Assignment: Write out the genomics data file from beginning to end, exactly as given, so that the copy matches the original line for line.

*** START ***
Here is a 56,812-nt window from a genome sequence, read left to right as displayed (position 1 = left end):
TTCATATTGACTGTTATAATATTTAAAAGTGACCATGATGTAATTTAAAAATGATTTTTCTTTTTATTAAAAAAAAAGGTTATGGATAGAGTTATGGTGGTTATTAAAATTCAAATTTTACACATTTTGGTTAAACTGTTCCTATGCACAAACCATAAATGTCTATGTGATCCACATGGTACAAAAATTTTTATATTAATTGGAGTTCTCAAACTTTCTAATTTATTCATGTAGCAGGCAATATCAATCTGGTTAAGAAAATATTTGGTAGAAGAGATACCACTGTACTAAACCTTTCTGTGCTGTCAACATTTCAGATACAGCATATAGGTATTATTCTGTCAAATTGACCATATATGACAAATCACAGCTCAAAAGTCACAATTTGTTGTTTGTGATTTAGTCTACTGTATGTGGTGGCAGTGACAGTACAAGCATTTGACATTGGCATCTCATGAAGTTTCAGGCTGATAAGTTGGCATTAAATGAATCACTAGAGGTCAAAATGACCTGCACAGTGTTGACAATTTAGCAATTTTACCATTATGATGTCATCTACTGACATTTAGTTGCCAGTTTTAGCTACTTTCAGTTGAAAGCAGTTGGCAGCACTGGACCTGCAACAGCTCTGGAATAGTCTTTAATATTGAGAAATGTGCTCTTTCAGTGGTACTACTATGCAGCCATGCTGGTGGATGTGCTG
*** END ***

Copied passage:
Here is a 56,812-nt window from a genome sequence, read left to right as displayed (position 1 = left end):
TTCATATTGACTGTTATAATATTTAAAAGTGACCATGATGTAATTTAAAAATGATTTTTCTTTTTATTAAAAAAAAAGGTTATGGATAGAGTTATGGTGGTTATTAAAATTCAAATTTTACACATTTTGGTTAAACTGTTCCTATGCACAAACCATAAATGTCTATGTGATCCACATGGTACAAAAATTTTTATATTAATTGGAGTTCTCAAACTTTCTAATTTATTCATGTAGCAGGCAATATCAATCTGGTTAAGAAAATATTTGGTAGAAGAGATACCACTGTACTAAACCTTTCTGTGCTGTCAACATTTCAGATACAGCATATAGGTATTATTCTGTCAAATTGACCATATATGACAAATCACAGCTCAAAAGTCACAATTTGTTGTTTGTGATTTAGTCTACTGTATGTGGTGGCAGTGACAGTACAAGCATTTGACATTGGCATCTCATGAAGTTTCAGGCTGATAAGTTGGCATTAAATGAATCACTAGAGGTCAAAATGACCTGCACAGTGTTGACAATTTAGCAATTTTACCATTATGATGTCATCTACTGACATTTAGTTGCCAGTTTTAGCTACTTTCAGTTGAAAGCAGTTGGCAGCACTGGACCTGCAACAGCTCTGGAATAGTCTTTAATATTGAGAAATGTGCTCTTTCAGTGGTACTACTATGCAGCCATGCTGGTGGATGTGCTG